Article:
Most of the other big-name U.S. Olympic figure skaters — including Adam Rippon and Maia Shibutani and Alex Shibutani — withdrew from worlds, along with many international medalists, after the Olympics. For some, there were simply too many off-ice opportunities to fit in training. Others, exhaustion. Or retirement.

None of the above for Nagasu.

“Part of the reason I want to go to worlds [is] because I know I’m capable of performing better than I did in the long,” she said.

MORE: World Figure Skating Championships TV Schedule

Nagasu wasn’t referring to her memorable long program from the Olympic team event, where she helped the U.S. secure a bronze medal with that triple Axel.

Rather, she meant the individual free skate.

A fatigued Nagasu popped her planned triple Axel for zero points and singled a triple Lutz. She finished 10th overall, part of the worst U.S. women’s results in Winter Olympic history (but not completely unexpected given the pre-Olympic world rankings).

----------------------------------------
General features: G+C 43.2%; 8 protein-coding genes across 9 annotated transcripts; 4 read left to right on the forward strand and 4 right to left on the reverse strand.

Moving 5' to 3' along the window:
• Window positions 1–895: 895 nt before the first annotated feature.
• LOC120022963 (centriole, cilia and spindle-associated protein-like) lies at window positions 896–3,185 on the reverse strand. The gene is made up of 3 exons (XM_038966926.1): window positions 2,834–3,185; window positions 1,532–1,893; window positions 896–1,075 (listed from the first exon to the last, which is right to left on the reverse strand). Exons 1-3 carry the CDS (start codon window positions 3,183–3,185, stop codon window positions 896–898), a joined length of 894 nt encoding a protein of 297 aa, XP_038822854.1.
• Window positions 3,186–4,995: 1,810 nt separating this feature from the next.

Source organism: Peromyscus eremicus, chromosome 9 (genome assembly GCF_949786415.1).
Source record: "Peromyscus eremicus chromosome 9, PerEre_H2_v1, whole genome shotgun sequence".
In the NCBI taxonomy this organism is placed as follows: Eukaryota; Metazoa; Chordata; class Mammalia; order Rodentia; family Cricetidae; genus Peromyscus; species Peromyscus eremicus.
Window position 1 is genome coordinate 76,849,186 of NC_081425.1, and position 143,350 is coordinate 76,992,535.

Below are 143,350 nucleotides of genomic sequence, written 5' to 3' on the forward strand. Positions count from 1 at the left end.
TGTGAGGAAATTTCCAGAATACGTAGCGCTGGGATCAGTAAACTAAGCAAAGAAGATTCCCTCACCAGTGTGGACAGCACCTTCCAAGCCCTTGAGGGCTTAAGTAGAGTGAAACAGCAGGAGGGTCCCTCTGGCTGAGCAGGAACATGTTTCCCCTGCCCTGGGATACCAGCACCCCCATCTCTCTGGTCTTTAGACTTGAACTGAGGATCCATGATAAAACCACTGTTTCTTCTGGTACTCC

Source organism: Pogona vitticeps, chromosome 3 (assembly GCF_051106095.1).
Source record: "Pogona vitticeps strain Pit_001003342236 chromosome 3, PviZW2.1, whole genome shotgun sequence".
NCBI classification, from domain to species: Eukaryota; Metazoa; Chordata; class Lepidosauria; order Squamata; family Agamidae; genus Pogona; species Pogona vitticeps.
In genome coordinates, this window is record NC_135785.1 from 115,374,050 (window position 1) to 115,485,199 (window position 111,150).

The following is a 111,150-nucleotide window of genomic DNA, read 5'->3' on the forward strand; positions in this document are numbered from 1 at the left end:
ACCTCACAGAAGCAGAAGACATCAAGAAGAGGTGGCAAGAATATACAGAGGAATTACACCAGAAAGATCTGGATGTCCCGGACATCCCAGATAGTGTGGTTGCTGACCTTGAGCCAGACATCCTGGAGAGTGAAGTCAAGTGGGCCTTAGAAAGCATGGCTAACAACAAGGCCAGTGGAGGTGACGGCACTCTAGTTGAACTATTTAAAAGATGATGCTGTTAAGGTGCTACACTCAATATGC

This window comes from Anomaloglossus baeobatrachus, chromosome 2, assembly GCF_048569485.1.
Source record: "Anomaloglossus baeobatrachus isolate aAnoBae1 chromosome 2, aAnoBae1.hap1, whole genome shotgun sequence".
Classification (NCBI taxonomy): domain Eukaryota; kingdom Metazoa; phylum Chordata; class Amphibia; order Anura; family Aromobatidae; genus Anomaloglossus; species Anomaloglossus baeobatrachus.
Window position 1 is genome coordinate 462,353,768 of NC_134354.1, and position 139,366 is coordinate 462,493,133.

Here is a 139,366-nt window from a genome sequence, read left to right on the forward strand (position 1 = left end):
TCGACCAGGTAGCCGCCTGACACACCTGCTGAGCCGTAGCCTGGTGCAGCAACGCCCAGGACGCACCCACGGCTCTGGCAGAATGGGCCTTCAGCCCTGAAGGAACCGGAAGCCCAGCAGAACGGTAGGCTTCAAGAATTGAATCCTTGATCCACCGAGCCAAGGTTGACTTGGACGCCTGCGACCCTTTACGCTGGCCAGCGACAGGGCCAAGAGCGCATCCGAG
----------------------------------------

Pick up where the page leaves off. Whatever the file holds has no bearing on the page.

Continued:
Nagasu knew that she was a dark-horse bronze-medal pick after her personal-best free skate in the team event. She scored nearly 18 fewer points in the individual long program.

So Nagasu decided to compete at worlds after making the U.S. team outright for the annual event for the first time since 2010.

She hopes to land the triple Axel in both programs Wednesday and Friday. That might be necessary to challenge for the podium. Most of the top women from the Olympics are in this week’s field, except silver medalist Yevgenia Medvedeva of Russia and Japan’s Kaori Sakamoto, sixth in PyeongChang.

It could be the last competition of Nagasu’s career. She has not decided if she will compete in the fall.

“Some days I want to throw my skates in the trash, and other days I’m like, I still love this and I want to kill myself doing programs every day,” she said. “Right now I want to do my best at worlds, and that’s what I’m focused on. … I can’t even really think about competing next season.”

NBC Sports figure skating researcher Sarah Hughes contributed to this report.

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MORE: Best figure skating moments from PyeongChang